THE CITY OF BIRMINGHAM POLICE BAND
Conducted by RICHARD WASSELL ,
From the Cathedral, Birmingham
Conducted by the Rev. W. ANDERSON (of St. John's Church, Sparkhill)
Order of Service :
Hymn, Jesus lives! thy terrors now ' (English Hymnal, No. 134)
Magnificat in E
Anthem, 'This is the Day'
Hymn, ' Ye Choirs of New Jerusa'em ' (English Hymnal, No. 139)
Choirmaster and Organist, FRED DUNNILL
An appeal on behalf of the Manfield Orthopsedic Hospital by Major A. E. RAY , J.P., Mayor of Northampton
Contributions should be sent to [address removed]
Major A. E.
ASTRA DESMOND (Contralto)
THE KUTCHER Trio :
SAMUEL KUTCHER (Violin), CEDRIC SHARPE
(Violoncello), REGINALD PAUL (Pianoforte)
ONE of the interesting things about Delius' music is that, however large or small the forces for which he is writing, he contrives to produce the same softly pictorial effect ; listeners to this comparatively slight piece would have no difficulty in recognizing it as by the same composer as, for instance, ' Summer Night on the River.' Listeners have, moreover, by now heard enough of his music to realize that although he is in all the best ways a modern, and one who is very much a law unto himself, there is nothing in his music which is difficult to understand and enjoy, and certainly nothing to startle even the old. fashioned music-lover.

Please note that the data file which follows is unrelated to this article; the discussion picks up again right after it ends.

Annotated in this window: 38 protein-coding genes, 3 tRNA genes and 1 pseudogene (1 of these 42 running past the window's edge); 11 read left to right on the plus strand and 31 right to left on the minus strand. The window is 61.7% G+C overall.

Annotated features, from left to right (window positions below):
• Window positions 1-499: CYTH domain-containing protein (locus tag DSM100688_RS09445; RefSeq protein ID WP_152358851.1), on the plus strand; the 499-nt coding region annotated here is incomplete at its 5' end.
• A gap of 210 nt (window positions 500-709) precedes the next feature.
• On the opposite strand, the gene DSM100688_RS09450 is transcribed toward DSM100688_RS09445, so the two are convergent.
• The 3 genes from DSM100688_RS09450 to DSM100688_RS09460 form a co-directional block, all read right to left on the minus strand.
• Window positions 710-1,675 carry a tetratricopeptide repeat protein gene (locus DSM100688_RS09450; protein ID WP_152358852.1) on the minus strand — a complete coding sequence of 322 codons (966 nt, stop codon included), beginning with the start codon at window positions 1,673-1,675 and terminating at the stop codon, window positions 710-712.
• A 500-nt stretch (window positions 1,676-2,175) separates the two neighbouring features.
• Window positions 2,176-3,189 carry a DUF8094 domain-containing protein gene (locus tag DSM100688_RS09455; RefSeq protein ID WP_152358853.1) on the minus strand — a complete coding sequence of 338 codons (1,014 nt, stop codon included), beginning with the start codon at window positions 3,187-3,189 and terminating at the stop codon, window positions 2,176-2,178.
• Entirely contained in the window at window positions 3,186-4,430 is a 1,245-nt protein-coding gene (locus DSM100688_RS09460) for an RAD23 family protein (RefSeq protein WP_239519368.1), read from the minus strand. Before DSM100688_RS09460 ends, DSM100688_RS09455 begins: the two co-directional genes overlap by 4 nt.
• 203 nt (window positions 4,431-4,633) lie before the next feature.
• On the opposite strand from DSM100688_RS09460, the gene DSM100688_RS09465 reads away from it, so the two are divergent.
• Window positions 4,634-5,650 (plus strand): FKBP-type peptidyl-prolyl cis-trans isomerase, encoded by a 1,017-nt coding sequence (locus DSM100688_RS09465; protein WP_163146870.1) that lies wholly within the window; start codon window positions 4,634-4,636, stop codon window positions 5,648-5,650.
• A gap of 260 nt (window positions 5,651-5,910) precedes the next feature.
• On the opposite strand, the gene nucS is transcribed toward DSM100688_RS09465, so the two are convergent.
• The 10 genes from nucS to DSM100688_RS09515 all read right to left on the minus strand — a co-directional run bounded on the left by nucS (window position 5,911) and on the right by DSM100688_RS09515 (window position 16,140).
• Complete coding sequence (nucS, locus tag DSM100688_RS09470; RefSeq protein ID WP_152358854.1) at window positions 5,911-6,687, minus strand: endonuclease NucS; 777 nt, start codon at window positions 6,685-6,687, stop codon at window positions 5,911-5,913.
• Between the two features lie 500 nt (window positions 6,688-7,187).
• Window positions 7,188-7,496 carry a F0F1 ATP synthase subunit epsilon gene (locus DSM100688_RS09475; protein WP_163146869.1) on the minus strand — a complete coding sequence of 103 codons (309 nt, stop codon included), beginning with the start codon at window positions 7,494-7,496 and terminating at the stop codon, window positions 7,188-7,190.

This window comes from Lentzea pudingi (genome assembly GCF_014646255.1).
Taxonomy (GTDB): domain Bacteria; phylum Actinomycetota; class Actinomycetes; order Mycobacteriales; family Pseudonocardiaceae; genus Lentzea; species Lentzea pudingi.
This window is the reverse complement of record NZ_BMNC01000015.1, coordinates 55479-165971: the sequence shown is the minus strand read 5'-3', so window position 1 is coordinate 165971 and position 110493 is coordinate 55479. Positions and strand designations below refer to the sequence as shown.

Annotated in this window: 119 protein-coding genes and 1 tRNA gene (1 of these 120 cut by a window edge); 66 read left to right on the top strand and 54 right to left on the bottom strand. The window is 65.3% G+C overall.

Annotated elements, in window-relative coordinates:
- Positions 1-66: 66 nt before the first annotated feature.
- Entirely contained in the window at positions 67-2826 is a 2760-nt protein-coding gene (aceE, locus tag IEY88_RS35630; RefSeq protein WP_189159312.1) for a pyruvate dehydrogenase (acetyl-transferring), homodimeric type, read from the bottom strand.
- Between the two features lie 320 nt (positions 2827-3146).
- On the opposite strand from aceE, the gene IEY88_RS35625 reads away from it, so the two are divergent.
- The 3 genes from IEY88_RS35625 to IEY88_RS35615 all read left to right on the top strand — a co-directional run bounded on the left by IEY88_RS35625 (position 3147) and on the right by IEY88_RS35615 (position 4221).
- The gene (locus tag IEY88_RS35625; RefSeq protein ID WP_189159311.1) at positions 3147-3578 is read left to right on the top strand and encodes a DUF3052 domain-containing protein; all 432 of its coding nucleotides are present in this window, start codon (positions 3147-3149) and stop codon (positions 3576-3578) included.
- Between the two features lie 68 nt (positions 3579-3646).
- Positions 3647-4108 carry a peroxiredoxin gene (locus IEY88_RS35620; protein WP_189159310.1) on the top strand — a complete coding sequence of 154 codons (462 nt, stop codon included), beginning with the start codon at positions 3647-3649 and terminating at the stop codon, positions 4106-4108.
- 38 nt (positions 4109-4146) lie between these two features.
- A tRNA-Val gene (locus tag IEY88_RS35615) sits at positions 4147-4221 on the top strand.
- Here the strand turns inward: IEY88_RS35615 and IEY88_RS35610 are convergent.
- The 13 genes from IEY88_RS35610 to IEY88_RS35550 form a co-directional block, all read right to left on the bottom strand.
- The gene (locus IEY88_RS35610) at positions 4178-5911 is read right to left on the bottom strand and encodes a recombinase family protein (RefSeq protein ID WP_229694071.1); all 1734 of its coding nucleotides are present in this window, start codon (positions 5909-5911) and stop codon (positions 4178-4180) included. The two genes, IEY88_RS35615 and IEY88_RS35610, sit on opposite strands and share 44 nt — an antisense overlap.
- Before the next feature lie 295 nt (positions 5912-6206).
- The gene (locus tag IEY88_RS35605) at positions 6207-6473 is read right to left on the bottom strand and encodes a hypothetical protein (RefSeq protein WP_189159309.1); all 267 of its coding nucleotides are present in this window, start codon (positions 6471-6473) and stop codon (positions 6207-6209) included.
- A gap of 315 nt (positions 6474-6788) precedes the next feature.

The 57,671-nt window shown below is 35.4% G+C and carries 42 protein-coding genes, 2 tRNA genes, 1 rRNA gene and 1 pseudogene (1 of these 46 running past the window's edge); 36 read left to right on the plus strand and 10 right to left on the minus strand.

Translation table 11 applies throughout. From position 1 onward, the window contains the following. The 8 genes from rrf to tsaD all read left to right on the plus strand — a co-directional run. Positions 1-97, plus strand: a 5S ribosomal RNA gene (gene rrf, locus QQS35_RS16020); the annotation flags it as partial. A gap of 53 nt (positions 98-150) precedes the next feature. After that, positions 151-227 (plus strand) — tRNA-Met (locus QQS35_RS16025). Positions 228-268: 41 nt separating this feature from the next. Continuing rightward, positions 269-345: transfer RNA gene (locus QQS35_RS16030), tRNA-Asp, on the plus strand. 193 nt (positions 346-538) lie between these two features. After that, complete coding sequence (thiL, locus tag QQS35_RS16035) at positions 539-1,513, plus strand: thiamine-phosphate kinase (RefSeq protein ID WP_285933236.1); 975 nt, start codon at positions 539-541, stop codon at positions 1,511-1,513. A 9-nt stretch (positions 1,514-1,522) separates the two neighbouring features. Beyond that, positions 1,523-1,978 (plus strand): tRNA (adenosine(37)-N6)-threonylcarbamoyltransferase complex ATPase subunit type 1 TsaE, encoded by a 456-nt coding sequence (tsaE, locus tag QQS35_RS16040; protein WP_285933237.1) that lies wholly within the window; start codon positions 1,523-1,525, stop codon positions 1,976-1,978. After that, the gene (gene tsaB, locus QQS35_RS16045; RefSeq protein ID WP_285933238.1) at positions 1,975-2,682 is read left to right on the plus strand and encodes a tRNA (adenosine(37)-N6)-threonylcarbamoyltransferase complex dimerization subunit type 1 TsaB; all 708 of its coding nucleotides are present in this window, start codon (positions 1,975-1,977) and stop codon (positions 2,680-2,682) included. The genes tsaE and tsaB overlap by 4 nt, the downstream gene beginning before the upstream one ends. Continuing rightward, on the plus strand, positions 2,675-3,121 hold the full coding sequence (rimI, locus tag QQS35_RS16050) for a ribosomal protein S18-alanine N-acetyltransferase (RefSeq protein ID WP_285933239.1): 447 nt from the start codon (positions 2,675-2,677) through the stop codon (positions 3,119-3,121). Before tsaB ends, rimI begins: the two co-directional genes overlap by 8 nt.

MAX REGER was a prolific composer in almost every known form, and though many of hia
-larger works are as yet but little known, his chamber music and songs, especially, are now widely recognized as among the best things which Germany has given us since Brahms. But for the greater part of his short life he' was involved in one conflict after another with most sections of the musical world, and only in his last years did anything like recognition of his great gifts come to him. He was not one who cared for honours and rewards, and though, in his latter years these were accorded him in generous measure, it probably meant far more to him that the best intelligences of the world of music had begun to recognize him as, above everything else, an immensely sincere composer with a - profound reverence for beauty.
This strong and vigorous Trio is in the usual four movements and, full as it is of a truly youthful spirit of vitality, its departures from tradition are much more apparent than real. The first movement has a few bars of solemn Introduction before it breaks into the vigorous and agitated main section; it is full of episodes of the most tender delicacy, contrasting strongly with the boldness of its quicker parts.
The slow movement, simple and eloquent, ia for the most part a solo for the violin, though the other instruments do share in the melody from time to time. The Scherzo which comes next, in the conventional form, with a contrasting Trio in the middle, is vivacious and very short; and the last movement is a strenuous Allegro, with a principal theme which can easily be recognized from its beginning with the same note repeated three times. As in the first movement, there is a more sauve melody breaking in on it more than once.